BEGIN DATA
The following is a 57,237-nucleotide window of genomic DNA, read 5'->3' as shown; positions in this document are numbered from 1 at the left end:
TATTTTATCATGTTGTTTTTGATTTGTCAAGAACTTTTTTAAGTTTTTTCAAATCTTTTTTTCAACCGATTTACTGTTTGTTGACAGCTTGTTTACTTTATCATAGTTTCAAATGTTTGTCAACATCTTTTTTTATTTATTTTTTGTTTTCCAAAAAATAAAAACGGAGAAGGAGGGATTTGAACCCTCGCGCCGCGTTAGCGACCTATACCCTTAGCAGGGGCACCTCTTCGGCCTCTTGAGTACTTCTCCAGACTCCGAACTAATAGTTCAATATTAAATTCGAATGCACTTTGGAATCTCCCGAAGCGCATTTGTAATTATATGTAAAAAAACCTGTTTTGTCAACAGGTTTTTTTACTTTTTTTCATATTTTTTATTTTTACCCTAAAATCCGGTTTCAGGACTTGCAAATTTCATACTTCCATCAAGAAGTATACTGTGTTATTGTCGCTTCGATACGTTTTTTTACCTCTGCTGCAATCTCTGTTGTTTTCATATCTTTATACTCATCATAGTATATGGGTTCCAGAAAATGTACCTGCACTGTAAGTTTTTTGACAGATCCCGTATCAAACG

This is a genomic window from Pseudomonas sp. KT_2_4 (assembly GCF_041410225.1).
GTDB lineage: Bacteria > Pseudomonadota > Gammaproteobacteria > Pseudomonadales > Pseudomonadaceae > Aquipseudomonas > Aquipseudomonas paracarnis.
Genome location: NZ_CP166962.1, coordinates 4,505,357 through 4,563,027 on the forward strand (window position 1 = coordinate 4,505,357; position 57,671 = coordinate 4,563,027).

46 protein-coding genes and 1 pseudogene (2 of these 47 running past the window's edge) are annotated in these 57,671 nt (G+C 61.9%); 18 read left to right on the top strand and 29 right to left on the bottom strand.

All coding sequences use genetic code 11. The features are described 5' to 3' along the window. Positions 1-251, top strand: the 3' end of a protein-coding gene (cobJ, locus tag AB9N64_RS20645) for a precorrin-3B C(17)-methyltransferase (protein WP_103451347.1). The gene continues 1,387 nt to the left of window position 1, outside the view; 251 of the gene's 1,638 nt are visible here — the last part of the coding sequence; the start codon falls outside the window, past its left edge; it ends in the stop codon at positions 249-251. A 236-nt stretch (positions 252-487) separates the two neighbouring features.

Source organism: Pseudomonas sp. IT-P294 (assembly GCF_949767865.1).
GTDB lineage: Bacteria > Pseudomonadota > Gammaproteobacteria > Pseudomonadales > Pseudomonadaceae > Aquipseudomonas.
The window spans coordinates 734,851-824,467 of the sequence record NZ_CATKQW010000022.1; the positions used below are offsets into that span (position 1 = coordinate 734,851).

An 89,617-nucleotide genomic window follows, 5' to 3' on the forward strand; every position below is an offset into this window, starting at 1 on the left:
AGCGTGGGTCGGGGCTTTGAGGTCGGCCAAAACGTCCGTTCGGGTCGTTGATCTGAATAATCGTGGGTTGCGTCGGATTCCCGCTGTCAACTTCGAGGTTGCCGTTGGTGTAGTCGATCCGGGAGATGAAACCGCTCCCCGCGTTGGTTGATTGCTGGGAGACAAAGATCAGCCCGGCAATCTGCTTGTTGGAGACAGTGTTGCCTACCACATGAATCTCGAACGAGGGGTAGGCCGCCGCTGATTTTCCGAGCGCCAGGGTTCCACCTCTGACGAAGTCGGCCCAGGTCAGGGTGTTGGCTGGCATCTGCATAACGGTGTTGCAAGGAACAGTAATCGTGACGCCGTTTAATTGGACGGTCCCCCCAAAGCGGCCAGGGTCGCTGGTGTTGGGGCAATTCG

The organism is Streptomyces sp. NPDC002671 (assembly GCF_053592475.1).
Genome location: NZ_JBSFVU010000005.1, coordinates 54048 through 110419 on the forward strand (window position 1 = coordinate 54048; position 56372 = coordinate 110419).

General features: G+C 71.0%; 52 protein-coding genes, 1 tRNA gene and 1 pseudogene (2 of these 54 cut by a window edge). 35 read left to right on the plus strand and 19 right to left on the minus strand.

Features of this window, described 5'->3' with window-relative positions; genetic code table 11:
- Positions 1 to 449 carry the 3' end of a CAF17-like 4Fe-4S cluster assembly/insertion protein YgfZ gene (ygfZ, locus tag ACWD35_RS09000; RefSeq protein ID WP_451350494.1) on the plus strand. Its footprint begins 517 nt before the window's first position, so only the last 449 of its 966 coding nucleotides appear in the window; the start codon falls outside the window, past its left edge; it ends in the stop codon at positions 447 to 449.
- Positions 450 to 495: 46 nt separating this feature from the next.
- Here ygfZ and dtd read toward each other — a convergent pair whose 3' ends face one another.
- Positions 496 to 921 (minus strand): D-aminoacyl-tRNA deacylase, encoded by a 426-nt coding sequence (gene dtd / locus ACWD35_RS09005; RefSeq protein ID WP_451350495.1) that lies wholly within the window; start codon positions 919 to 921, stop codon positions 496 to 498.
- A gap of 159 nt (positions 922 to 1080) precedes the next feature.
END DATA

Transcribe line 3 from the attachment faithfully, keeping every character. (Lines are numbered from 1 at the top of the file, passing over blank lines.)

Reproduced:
This is a genomic window from Pseudomonas sp. KT_2_4 (assembly GCF_041410225.1).